Pediatric Use

Safety and efficacy not established in pediatric patients <18 years of age.1

Geriatric Use

No overall differences in safety observed between geriatric and younger adults with psoriatic arthritis.1

No overall differences in efficacy and safety observed between geriatric and younger adults with psoriasis.1

Renal Impairment

Systemic exposure increased in patients with severe renal impairment (Clcr <30 mL/minute).1 (See Special Populations under Pharmacokinetics.) Reduced dosage recommended.1 (See Renal Impairment under Dosage and Administration.)

Common Adverse Effects

Patients with psoriatic arthritis: Diarrhea,1 2 nausea,1 2 headache,1 2 upper respiratory tract infection,1 vomiting,1 nasopharyngitis,1 upper abdominal pain.1

Patients with psoriasis: Diarrhea,1 20 nausea,1 20 upper respiratory tract infection,1 20 tension headache,1 20 headache,1 20 abdominal pain,1 vomiting,1 20 fatigue,1 dyspepsia,1 20 decreased appetite,1 insomnia,1 back pain,1 migraine,1 frequent bowel movements.1

Interactions for Otezla

Undergoes oxidative metabolism (mediated mainly by CYP3A4, with minor contributions from CYP1A2 and CYP2A6) with subsequent glucuronidation; also undergoes non-CYP-mediated hydrolysis.1 21

Does not inhibit CYP isoenzyme 1A2, 2A6, 2B6, 2C8, 2C9, 2C19, 2D6, 2E1, or 3A4 in vitro; does not induce CYP isoenzyme 1A2, 2B6, 2C9, 2C19, or 3A4 in vitro.1

A substrate but not an inhibitor of P-glycoprotein (P-gp) in vitro; neither a substrate nor inhibitor of organic anion transporters (OAT) 1 and 3, organic anion transporting polypeptides (OATP) 1B1 and 1B3, organic cation transporter (OCT) 2, or breast cancer resistance protein (BCRP) in vitro.1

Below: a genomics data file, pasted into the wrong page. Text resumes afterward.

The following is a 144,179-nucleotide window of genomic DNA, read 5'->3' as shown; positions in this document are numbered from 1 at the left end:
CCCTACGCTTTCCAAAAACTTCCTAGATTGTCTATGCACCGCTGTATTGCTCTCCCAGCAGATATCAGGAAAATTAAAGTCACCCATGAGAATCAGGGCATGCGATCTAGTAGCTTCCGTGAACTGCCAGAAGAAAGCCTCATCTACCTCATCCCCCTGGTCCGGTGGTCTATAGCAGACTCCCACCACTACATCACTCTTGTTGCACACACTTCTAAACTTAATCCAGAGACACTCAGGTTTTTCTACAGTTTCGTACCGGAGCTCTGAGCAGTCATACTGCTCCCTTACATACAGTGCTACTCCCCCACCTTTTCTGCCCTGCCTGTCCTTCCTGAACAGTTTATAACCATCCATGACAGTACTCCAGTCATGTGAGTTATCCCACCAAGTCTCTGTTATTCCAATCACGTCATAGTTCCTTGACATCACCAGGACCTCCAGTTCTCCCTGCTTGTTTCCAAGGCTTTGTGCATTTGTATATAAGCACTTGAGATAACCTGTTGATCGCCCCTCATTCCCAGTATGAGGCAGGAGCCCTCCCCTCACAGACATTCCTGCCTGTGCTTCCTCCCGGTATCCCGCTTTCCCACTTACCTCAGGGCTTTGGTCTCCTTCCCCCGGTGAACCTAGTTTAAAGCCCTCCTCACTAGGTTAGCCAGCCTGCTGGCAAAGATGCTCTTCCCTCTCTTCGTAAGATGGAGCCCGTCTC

Drugs Affecting Hepatic Microsomal Enzymes

Potent CYP inducers: Reduced systemic exposure and possible loss of efficacy of apremilast; concomitant use not recommended.1

Specific Drugs

Drug

Interaction

Comments

Anticonvulsants (carbamazepine, phenobarbital, phenytoin)

Systemic exposure and efficacy of apremilast may be reduced1

Concomitant use not recommended1

Estrogens/progestins

Contraceptive containing ethinyl estradiol and norgestimate: No substantial pharmacokinetic interaction1 21

Ketoconazole

No clinically important effects on apremilast exposure1 21

Methotrexate

No substantial effects on pharmacokinetics of either drug1 21

Rifampin

Reduced apremilast AUC and peak plasma concentration; possible loss of apremilast efficacy1 21

Concomitant use not recommended1

Otezla Pharmacokinetics

Absorption

Bioavailability

Absolute bioavailability of about 73%.1 Peak plasma concentrations achieved about 2.5 hours after oral administration.1

Food

Food does not alter extent of absorption.1

Special Populations

Moderate or severe hepatic impairment does not alter apremilast pharmacokinetics.1

In patients with severe renal impairment, AUC and peak plasma concentrations increased by approximately 88 and 42%, respectively.1 Effect of mild to moderate renal impairment on apremilast exposure not elucidated.1

In healthy geriatric individuals (65–85 years of age), AUC and peak plasma concentrations increased by about 13 and 6%, respectively, compared with younger adults (18–55 years of age).1

In healthy women, extent of exposure and peak plasma concentrations increased by about 31 and 8%, respectively, compared with men.1 21

Apremilast exposure is similar among Hispanic Caucasians, non-Hispanic Caucasians, and African Americans; pharmacokinetics in healthy Chinese and Japanese men similar to that in healthy Caucasian men.1 21

Distribution

Plasma Protein Binding